Today’s Headlines: L.A. City Council to consider sweeping vaccine mandate


Here are the stories you shouldn’t miss today:


L.A. City Council to consider strict proof-of-vaccination order

The Los Angeles City Council is set to consider on Wednesday a sweeping law requiring adult customers to show proof of full COVID-19 vaccination to enter indoor restaurants, coffee shops, gyms, shopping centers, museums, movie theaters and hair and nail salons, among other businesses.

The plan would be one of the strictest vaccine orders to date — and would likely make demonstrating inoculation status part of the daily routine for Angelenos.


Top general says mistakes left ‘the enemy in charge’ in Afghanistan

Gen. Mark A. Milley testified Tuesday that the American war in Afghanistan ended in “strategic failure,” a grim conclusion that acknowledged a long series of mistakes and miscalculations by the Pentagon’s leaders.

At a Senate Armed Services Committee hearing, the nation’s top general said: “The enemy is in charge in Kabul. There’s no other way to describe that.”

Head of Police Commission slams unvaccinated LAPD officers, ‘dubious’ exemption claims

The head of the civilian panel that oversees the Los Angeles Police Department denounced in strong terms the resistance to COVID-19 vaccinations among officers on Tuesday morning, which he called “appalling.”


Los Angeles Police Commission President William Briggs also called it “extremely dubious” that more than 2,600 LAPD personnel had legitimate medical or religious reasons to be exempted from the looming vaccination mandate for city employees, as they have claimed.

As deadlines approach, thousands of L.A. school employees, students remain unvaccinated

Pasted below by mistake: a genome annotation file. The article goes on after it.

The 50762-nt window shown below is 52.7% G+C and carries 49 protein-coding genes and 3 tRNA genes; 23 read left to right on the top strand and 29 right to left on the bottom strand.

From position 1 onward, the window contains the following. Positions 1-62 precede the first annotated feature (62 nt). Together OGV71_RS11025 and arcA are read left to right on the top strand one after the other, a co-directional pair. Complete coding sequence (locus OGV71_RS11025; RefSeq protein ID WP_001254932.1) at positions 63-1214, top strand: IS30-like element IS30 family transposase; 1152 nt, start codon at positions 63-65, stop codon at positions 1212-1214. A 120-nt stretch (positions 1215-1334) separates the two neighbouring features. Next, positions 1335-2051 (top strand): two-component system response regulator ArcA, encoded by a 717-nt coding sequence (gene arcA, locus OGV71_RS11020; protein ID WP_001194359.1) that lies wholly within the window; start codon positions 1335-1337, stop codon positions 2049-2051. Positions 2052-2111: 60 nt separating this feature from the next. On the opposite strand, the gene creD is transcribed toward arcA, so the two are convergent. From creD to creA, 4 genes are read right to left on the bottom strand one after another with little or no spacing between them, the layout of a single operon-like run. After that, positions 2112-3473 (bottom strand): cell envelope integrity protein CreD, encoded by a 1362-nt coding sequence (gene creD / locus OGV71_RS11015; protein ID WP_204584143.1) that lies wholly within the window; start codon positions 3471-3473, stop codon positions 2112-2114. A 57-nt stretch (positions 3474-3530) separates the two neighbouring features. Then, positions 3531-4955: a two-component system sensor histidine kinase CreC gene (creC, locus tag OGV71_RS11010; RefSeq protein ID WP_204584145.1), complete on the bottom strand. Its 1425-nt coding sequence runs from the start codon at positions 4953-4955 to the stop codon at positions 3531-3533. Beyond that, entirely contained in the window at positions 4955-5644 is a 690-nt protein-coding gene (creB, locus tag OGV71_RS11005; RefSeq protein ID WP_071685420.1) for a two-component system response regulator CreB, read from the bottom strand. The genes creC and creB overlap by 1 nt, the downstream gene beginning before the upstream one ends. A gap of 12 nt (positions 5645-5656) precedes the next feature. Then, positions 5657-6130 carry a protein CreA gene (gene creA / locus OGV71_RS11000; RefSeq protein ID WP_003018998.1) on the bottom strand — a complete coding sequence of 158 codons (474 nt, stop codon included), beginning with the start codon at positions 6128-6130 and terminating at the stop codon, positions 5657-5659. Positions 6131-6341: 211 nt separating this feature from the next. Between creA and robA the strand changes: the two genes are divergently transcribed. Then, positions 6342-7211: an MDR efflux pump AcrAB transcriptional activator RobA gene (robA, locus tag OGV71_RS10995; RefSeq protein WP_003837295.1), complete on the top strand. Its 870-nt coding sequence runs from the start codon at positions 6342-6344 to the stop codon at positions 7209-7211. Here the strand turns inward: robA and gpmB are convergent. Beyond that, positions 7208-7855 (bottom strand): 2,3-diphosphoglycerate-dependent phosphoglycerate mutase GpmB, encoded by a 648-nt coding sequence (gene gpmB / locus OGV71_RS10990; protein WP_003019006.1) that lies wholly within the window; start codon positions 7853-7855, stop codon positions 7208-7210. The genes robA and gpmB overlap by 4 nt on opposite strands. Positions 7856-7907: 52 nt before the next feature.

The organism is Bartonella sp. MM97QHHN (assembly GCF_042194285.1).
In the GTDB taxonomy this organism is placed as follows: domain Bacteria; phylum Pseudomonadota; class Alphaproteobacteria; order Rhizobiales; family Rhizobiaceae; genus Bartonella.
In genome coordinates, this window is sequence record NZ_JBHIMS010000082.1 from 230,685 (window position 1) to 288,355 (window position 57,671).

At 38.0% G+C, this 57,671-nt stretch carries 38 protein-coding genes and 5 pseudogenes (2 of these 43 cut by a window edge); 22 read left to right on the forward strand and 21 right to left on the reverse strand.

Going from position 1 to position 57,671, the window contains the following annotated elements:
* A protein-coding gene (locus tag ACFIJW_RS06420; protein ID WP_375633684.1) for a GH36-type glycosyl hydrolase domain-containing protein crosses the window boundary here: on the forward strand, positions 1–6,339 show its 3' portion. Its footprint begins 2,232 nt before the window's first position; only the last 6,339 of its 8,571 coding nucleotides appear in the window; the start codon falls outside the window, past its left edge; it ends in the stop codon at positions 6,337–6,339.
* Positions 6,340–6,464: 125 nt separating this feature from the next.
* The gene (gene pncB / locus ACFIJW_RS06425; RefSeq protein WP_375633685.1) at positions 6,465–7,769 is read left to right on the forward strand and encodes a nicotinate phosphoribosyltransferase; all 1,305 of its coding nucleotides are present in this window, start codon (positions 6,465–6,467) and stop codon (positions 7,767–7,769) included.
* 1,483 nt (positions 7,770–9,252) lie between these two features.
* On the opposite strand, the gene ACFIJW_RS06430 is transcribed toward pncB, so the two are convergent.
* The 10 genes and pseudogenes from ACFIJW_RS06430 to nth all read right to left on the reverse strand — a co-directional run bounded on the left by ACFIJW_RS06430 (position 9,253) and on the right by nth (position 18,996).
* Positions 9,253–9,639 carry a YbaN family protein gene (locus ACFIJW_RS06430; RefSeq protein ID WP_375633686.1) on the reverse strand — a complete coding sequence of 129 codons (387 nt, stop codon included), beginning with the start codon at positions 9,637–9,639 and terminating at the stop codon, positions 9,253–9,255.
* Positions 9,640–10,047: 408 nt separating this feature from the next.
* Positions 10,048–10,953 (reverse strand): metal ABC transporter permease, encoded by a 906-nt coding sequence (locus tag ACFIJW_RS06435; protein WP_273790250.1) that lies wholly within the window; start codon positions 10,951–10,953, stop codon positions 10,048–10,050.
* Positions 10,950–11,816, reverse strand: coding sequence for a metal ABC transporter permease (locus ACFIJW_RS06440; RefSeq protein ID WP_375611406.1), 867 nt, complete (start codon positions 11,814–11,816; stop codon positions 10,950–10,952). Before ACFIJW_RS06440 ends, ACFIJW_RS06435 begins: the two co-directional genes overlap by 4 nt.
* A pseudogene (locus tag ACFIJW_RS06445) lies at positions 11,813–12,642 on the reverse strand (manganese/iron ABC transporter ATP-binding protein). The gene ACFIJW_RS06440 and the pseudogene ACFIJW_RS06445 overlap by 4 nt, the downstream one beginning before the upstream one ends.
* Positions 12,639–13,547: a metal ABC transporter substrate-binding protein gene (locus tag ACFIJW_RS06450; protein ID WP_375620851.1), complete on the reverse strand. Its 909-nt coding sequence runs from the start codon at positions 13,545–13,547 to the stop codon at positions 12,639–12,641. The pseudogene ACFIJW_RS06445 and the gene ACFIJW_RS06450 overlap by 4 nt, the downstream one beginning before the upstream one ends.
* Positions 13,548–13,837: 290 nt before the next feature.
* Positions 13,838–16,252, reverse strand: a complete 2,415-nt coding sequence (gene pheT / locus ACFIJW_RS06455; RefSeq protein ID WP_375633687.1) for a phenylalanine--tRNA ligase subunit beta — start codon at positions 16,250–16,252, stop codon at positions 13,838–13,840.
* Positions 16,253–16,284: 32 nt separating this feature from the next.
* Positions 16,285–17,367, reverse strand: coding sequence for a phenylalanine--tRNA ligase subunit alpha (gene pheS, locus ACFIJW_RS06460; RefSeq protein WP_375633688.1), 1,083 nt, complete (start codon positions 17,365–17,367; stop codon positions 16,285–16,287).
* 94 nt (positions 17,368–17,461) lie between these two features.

Vaccination mandate deadlines are fast approaching in the Los Angeles Unified School District that could result in thousands of employees losing their jobs and tens of thousands of students being forced off campus into an online program.

Although the vast majority of students and teachers in the nation’s second-largest school district will comply, large numbers are resisting. As of now, about 1 in 5 district employees have not begun their immunization.

More top coronavirus headlines

— Pfizer has submitted research to the FDA on the effectiveness of its COVID-19 vaccine in children ages 5 to 11, but the shots may not be available until November. Officials had previously said they would file an application to authorize the vaccine’s use in the coming weeks.


— Japan’s government announced Tuesday that the country’s coronavirus state of emergency will end this week after six months, to help revive the economy as infections slow.

— At least 400,000 people in the United States have received COVID-19 booster shots since the extra injections were authorized last week, the Biden administration said Tuesday.

— Thousands of healthcare workers in New York faced with either getting vaccinated or losing their jobs received at least one dose as the statewide mandate neared, according to state figures released Tuesday.

For more, sign up for Coronavirus Today, a special edition of The Times’ Health and Science newsletter.

Britney Spears’ conservatorship hearing could change everything

Is Jamie Spears still conservator of daughter Britney Spears’ estate? That’s one of the big questions prior to the pop star’s Wednesday-afternoon hearing. Another question is whether the conservatorship will remain in place. Both sides have filed to end it, with different nuances in the petitions.


The proceedings begin at 1:30 p.m. at Los Angeles County Superior Court in downtown L.A., where supporters of the #FreeBritney movement have gathered on previous hearing days. Another rally is planned for Wednesday at 1 p.m.

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Twenty-five years ago today, Nintendo 64 arrived on U.S. store shelves, and The Times hailed it as a “technical wonder.”

“The folks at Sega and Sony should be afraid — very afraid — of Nintendo’s new 64-bit video game machine,” the review said, citing blistering speed and tack-sharp graphics unheard of on personal computers.


— The Los Angeles Police Department has seen a dramatic increase in the use of dispersal orders as officials deal with rising numbers of intense street protests. But a Times investigation found that the LAPD kept little record of such orders and its justifications for them.

— Construction kicked off Tuesday on a 19-story homeless housing project designed to reshape a corner of skid row in the image of more well-to-do environs. The metal-and-glass Weingart Tower will “improve the neighborhood through architecture,” an official said.